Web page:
The Leibniz-Des Bosses Correspondence G. W. Leibniz, Brandon C. Look, Donald Rutherford, Brandon C. Look, Donald Rutherford, Brandon C. Look, Donald Rutherford

The Yale Leibniz Series
Publication date:
14 Sep 2007
Yale University Press
558 pages: 229 x 152 x 34mm
black & white illustrations

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This volume is a critical edition of the ten-year correspondence (1706-1716) between Gottfried Wilhelm Leibniz, one of Europe's most influential early modern thinkers, and Bartholomew Des Bosses, a Jesuit theologian who was keen to bring together Leibniz's philosophy and the Aristotelian philosophy and religious doctrines accepted by his order. The letters offer crucial insights into Leibniz's final metaphysics and into the intellectual life of the eighteenth century. Brandon C. Look and Donald Rutherford present seventy-one of Leibniz's and Des Bosses's letters in the original Latin and in careful English translation. Few of the letters have been translated into English before. The editors also provide extensive annotations, deletions, and marginalia from Leibniz's various drafts, and a substantial introduction setting the context for the correspondence and analyzing the main philosophical issues.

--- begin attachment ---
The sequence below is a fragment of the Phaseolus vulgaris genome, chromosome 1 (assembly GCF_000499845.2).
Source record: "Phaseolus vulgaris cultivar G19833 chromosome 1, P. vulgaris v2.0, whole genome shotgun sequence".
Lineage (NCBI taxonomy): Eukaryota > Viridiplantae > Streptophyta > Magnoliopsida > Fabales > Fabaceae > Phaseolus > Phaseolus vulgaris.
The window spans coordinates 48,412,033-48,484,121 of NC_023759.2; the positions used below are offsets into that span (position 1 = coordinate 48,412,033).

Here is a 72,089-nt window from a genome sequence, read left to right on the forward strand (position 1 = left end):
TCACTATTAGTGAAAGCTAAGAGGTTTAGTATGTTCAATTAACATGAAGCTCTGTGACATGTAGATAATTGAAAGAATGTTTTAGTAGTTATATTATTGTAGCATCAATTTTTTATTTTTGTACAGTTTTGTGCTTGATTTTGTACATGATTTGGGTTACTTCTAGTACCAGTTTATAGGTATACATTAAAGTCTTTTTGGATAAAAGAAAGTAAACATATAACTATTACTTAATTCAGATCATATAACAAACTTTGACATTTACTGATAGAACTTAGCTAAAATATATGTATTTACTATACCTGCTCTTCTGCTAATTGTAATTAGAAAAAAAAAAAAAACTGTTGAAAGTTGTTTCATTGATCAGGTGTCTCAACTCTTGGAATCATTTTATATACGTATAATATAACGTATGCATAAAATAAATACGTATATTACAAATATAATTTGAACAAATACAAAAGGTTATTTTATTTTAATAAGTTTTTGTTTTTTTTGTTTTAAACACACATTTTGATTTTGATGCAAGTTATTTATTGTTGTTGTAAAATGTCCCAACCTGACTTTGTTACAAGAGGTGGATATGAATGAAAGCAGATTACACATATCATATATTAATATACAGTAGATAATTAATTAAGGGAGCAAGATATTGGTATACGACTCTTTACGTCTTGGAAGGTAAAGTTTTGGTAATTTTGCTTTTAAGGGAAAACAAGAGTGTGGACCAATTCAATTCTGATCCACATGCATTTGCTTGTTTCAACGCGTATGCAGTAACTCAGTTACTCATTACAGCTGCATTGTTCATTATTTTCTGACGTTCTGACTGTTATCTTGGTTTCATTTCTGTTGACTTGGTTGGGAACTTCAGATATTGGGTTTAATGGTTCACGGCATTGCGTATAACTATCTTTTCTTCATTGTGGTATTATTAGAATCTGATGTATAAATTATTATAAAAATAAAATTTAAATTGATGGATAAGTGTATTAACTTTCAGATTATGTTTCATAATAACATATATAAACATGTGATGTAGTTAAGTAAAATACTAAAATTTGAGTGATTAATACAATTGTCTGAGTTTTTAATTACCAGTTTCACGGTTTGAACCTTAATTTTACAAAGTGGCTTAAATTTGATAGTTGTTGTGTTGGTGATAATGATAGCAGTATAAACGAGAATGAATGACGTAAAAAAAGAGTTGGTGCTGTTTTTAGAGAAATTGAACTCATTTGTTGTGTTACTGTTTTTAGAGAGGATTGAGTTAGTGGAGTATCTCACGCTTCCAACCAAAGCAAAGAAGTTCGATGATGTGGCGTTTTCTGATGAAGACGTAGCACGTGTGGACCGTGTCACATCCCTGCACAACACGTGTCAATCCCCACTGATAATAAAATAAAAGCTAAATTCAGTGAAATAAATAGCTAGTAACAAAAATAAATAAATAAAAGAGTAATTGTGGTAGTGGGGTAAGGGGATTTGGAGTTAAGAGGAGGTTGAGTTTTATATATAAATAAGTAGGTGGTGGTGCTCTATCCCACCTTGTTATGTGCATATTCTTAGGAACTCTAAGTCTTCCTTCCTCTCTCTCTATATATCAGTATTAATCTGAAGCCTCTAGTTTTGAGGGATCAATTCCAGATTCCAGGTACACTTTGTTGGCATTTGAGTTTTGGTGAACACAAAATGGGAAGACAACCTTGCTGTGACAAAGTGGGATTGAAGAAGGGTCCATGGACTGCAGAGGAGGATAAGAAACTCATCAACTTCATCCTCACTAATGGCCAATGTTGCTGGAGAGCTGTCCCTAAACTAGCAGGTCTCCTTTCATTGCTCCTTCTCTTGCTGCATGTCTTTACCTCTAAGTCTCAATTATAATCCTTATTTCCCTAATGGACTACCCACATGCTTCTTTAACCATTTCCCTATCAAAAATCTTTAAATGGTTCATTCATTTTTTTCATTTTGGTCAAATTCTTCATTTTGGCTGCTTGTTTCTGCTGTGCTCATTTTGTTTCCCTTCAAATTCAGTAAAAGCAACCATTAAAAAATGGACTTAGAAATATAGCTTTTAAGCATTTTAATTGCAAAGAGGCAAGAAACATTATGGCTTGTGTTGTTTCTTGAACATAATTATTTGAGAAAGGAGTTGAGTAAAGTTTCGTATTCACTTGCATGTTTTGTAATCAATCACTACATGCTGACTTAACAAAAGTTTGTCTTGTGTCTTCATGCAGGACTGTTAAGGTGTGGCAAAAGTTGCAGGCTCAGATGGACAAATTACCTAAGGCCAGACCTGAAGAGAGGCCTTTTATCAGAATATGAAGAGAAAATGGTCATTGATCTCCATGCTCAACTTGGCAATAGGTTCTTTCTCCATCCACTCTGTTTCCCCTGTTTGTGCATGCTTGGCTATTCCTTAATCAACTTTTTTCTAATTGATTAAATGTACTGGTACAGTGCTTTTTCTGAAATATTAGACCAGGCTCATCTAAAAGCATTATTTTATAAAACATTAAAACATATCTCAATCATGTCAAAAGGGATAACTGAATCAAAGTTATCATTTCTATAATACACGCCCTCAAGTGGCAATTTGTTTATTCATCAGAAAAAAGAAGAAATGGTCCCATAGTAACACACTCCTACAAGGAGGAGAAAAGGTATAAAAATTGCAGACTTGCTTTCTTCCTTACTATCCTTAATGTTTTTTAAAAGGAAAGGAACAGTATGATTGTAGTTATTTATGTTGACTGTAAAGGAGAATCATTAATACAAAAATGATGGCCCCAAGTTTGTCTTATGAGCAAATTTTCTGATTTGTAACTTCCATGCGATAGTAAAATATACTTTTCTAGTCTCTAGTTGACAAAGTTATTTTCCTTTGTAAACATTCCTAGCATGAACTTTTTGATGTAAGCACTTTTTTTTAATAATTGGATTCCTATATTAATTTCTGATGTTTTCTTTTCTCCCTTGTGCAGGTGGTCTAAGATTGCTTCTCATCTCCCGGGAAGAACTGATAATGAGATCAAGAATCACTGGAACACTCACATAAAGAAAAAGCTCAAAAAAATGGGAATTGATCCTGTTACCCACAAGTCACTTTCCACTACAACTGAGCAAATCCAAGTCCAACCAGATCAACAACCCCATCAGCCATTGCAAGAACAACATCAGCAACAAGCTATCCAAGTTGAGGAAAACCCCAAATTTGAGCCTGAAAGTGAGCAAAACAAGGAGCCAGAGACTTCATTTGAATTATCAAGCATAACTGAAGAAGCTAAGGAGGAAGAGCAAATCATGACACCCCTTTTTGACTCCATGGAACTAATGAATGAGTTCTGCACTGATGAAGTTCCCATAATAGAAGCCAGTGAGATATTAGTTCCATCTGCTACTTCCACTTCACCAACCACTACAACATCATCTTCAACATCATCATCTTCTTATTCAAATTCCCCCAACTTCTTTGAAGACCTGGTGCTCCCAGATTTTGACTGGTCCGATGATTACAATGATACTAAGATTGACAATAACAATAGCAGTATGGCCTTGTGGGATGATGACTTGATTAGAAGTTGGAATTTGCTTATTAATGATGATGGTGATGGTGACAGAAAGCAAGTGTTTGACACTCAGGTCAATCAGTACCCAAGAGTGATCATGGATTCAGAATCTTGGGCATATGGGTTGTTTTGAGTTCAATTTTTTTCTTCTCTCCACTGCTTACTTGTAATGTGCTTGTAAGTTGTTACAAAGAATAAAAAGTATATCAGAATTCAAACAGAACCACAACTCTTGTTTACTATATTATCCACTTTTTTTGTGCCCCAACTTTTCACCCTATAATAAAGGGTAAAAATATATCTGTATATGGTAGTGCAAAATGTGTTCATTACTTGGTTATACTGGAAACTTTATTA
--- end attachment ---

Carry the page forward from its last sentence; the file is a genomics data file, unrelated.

Brandon C. Look is University Research Professor, University of Kentucky. Donald Rutherford is professor and Chair of the Department of Philosophy, University of California, San Diego.

?Brandon Look and Donald Rutherford provide a detailed and historically informed picture of the Leibniz-Des Bosses correspondence as well as a brilliant introductory essay that will be hugely influential on Leibniz scholarship.??Richard T. W. Arthur, McMaster University, Ontario

"The letters appear both in their original Latin and in graceful translations on opposite pages for ready comparison; few have ever before been translated into English. Look and Rutherford's 80-page introduction sets them in context and will clarify for scholars and students studying these letters the intellectual, religious, and schematic issues of the day: transubstantiation, Jansenism, and Leibniz's own measuring and re-measuring of his thought as at turns either a metaphysics of idealism or one of realism. Essential for university collections and large public libraries alike."?Library Journal

"One of the most important contributions to Leibniz studies of the past few decades...a precious and welcome contribution."—Maria Rosa Antognazza, British Journal for the History of Philosophy